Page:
Send to

Choose Destination
Nutr Res. 2008 Apr;28(4):239-44. doi: 10.1016/j.nutres.2008.02.005.

Elevated concentrations of linoleic acid in erythrocyte membrane phospholipids in patients with inflammatory bowel disease.

Author information

Department of Food Science and Nutrition, Faculty of Human Life and Environment, Nara Women's University, Kitauoyanishimachi, Nara City 630-8506, Japan.


Inflammatory bowel disease (IBD), including ulcerative colitis (UC) and Crohn disease (CD), is a disorder characterized by diffuse inflammation of the gastrointestinal tract. The immune response and inflammation are mediated by polyunsaturated fatty acids and influenced by dietary fats and lipid metabolism. This study examined the qualitative and quantitative fat intake of IBD patients and healthy controls on plasma phospholipid and erythrocyte membrane phospholipid (EMP) fatty acid content. Measurement of the fatty acid composition of plasma phospholipid and EMP were performed in 29 UC patients, 20 CD patients, and 31 healthy controls. Anthropometric characteristics and data on dietary intake were also collected. We observed significantly lower lipid intake in UC and CD patients vs controls. The UC and CD patients had significantly higher levels of linoleic acid in their EMP than did controls. There were no significant differences in the levels of n-3 polyunsaturated fatty acids, but there were significantly higher levels of the n-6 in the EMP of UC and CD patients compared with controls. The significant differences persisted after the data were adjusted for potential confounders and lipid intake. Higher levels of linoleic acids and n-6 fatty acids, which are involved in production of proinflammatory mediators, were found in IBD patients compared with controls, thereby implicating n-6 fatty acids in the pathophysiology of the disease.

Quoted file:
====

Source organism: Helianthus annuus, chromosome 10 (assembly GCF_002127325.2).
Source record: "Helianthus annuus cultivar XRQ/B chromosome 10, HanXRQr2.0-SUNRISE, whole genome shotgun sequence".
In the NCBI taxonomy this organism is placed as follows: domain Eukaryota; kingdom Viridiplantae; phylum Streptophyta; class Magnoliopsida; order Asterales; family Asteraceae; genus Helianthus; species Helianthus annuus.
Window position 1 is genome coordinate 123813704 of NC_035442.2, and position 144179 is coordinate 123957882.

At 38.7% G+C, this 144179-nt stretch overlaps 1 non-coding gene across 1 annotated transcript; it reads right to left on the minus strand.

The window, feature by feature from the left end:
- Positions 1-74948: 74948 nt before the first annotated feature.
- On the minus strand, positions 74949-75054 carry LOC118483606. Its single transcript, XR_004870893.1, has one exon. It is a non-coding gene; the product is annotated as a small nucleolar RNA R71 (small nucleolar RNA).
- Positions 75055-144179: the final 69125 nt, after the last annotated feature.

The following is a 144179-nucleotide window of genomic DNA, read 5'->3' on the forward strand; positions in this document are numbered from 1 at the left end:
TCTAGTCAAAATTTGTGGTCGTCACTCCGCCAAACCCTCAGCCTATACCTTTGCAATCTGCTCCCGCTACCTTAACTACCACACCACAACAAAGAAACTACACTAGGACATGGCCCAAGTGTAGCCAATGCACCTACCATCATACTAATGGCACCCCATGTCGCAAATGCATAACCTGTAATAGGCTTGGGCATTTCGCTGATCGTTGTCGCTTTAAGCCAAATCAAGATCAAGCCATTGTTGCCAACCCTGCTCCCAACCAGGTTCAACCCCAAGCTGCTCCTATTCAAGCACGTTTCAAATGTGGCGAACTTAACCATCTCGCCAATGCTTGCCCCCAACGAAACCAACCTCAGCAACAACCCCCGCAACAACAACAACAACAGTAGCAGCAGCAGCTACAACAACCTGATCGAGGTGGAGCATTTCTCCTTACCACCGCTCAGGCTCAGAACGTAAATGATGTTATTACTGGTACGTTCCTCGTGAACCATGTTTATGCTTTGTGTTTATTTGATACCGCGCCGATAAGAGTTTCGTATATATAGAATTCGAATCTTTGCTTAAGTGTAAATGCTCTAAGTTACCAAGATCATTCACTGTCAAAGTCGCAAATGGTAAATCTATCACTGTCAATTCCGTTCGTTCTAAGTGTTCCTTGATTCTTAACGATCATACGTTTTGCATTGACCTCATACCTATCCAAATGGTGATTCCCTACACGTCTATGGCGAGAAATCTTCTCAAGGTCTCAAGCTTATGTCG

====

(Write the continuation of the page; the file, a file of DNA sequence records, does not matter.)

[Indexed for MEDLINE]

Supplemental Content

Full text links

Icon for Elsevier Science
Loading ...
Support Center